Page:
But Senate President Stephen Sweeney — a Democrat and the second most powerful politician in the state — has become a champion for those underfunded districts. He says that plan is not enough, and he’ll hold the state budget hostage to get more funding for Chesterfield and other districts.

Last week, Sweeney unveiled a seven-year plan for revamping the school funding formula so that aid is more evenly applied across districts, and that no district is getting more than it should. He says his plan eliminates an “injustice where you have two classes of kids, the haves and the have-nots.”

Sweeney says his proposal would redistribute aid to districts so that all districts are getting money from the state at the same rate, with the goal of all districts getting 100 percent of what they’re owed under the formula at the end of seven years.

“We bring every district up to 58 percent,” Sweeney said. “So when you hear about the Chesterfields at 20 percent and the Kingsways at 45 percent, every single school district will be funded at 58 percent.” His plan was brokered with the New Jersey Assembly, and Sweeney says he’s prepared to not pass a budget, which would shut down the state on July 1, if Murphy can’t to come to an agreement on it.

But advocates for districts with a high number of low-income children say Sweeney’s proposal would not be fair either. The same funding cut in an affluent district has a very different impact in a city that relies more on state aid. In Chesterfield, students are underfunded by $1,300; in Paterson, it’s $6,700 less per student, according to Danielle Farrie of the Education Law Center.

Sweeney’s championing of school funding has endeared him to districts like Chesterfield’s, which serves 780 kids. It bears the dubious distinction of being the most short-changed in the state: Under the state formula, it’s supposed to get $4 million from Trenton for the 2018-2019 school year, but Murphy budgeted about $850,000.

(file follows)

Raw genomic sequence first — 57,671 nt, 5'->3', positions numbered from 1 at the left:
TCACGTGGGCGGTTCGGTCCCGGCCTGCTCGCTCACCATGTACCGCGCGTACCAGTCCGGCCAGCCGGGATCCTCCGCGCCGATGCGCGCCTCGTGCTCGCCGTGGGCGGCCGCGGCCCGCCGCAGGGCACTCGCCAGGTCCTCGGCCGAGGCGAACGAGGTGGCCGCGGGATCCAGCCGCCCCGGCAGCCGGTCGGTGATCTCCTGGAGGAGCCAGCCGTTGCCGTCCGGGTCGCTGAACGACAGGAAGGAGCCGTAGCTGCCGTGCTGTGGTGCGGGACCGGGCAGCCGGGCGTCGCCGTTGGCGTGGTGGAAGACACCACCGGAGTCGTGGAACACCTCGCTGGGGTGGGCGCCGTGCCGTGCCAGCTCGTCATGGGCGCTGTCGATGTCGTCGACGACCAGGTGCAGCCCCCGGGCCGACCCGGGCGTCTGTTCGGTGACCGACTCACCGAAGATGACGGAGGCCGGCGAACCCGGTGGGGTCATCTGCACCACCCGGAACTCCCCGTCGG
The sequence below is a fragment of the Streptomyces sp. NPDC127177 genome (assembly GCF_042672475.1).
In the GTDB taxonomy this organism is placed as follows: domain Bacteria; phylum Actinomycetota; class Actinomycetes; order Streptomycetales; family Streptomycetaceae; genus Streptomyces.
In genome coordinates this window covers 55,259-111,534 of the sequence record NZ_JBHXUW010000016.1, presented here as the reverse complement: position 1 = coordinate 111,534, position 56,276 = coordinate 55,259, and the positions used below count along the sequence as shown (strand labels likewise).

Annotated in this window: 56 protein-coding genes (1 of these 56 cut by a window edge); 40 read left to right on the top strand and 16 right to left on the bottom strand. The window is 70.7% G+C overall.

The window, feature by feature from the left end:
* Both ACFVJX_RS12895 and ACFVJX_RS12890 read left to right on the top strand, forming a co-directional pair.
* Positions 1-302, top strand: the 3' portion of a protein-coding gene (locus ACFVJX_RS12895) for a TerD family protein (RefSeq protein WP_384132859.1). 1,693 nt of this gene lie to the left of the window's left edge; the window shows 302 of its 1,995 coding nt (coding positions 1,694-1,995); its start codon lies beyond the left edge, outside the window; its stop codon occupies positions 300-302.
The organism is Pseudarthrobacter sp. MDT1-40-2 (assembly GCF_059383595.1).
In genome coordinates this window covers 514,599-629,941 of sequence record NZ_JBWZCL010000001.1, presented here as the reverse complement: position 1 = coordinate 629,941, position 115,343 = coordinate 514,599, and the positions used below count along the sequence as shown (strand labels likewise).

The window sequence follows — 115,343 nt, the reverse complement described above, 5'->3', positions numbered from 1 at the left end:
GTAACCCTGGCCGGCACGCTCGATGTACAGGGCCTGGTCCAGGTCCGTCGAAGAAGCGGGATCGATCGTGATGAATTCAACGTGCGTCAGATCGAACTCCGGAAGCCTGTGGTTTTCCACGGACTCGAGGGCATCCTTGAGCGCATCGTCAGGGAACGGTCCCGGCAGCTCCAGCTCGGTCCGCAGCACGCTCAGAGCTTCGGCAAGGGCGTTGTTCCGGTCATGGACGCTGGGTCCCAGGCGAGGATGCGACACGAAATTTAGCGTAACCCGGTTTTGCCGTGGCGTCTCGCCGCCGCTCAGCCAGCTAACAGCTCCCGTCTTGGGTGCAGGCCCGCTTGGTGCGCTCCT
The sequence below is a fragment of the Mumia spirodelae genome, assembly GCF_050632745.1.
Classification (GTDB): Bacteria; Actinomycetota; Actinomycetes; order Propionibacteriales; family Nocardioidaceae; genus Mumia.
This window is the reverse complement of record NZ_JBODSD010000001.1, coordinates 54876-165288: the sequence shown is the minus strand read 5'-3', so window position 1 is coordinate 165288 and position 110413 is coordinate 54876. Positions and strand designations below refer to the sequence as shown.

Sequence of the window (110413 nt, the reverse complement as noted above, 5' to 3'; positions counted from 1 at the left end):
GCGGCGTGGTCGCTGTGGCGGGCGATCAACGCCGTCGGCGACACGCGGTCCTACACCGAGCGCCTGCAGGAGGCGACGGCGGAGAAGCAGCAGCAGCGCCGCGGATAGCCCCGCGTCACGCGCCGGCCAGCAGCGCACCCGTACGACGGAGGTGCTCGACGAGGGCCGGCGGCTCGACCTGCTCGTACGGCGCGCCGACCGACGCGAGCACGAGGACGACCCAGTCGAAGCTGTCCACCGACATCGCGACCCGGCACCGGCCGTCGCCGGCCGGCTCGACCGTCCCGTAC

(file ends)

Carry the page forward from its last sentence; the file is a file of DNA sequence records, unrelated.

That has galvanized school officials and parents, who are testifying at budget hearings in Trenton, calling on locals and kids to organize and demand more money from their legislators, and join forces with the hundreds of other districts that are getting less than what the state’s own school funding formula says they’re owed.

“I’m fighting for my kids,” Katz said. “I’m fighting for every other child. There’s 990,202 students that are under-aided in the state of New Jersey, and we’re fighting for every one of those kids to get what they’re due. When you have 35 percent of the districts in the state that are getting more money than they should, it’s just not fair, that the majority of students are under-aided. It’s just not right. It’s not what a fairer New Jersey looks like.”

Even though Chesterfield is fairly well-off, underfunding from the state has an impact. Superintendent Scott Heino says there isn’t money to replenish and update library books, purchases a school bus, or hire a vice principal and second guidance counselor.

The state budget — including how much will be spent on public schools  — is due June 30.